Journey to The Roof of the World
review by Maryom
Austrian mountaineer Heinrich Harrer finds himself caught in British India at the start of WW2 and interned along with other foreign nationals. His determination to escape increases when he is moved to a camp at Dehra Dun in northern India, within sight of the Himalayas. With such a temptation on the horizon, he and a group of fellow climbers make a bid for freedom, travelling on foot over some of the highest mountain passes in the world, heading for the neutral but forbidden country of Tibet.
This is a book I've wanted to read since I first saw the film of the same title starring Brad Pitt. Every time I watch the DVD I say 'I must track down that book' and at last (thanks yet again to the library service) I have.
It's an utterly fascinating and astonishing account of Harrer's journey to and through Tibet, catching a snapshot of a culture soon to be over-run by Chinese invasion of 1950.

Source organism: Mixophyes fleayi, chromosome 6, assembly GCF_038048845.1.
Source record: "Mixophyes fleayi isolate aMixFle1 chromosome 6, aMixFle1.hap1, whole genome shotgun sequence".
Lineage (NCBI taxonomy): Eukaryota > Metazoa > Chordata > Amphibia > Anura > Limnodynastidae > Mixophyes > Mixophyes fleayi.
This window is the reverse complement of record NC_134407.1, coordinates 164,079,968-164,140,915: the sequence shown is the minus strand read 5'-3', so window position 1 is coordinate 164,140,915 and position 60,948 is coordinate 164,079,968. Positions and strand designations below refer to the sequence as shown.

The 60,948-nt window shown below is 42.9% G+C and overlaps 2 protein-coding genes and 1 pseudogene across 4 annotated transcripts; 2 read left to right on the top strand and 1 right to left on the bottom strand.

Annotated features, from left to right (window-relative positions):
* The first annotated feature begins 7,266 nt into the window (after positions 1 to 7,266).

The film certainly gave no feeling of the difficulties they encountered, not so much getting into Tibet, but staying there as well, putting more emphasis on Harrer's friendship with the young Dalai Lama. I certainly wasn't aware that the Tibetans tried several times to expel him, that he had run-ins with bandits as well as officials or that most of the seven years had passed before he finally reached Lhasa.
In some ways the book is less personal than the film - for example there's no mention of the wife left behind in Austria or any hint of any friction between Harrer and expedition leader Aufschnaiter as seen in the film - but the reader still gets to know Harrer and share his disappointment when he has to leave Tibet. It's main loss, though, is the stunning scenery (though I discovered the film was shot in the Andes rather than the Himalayas due to political problems) and some photographs would have been nice.
All in all a fascinating real-life adventure book.
Maryom's review - 5 stars
Genre - adult non-fiction, autobiography,
Buy Seven Years in Tibet (Paladin Books) from Amazon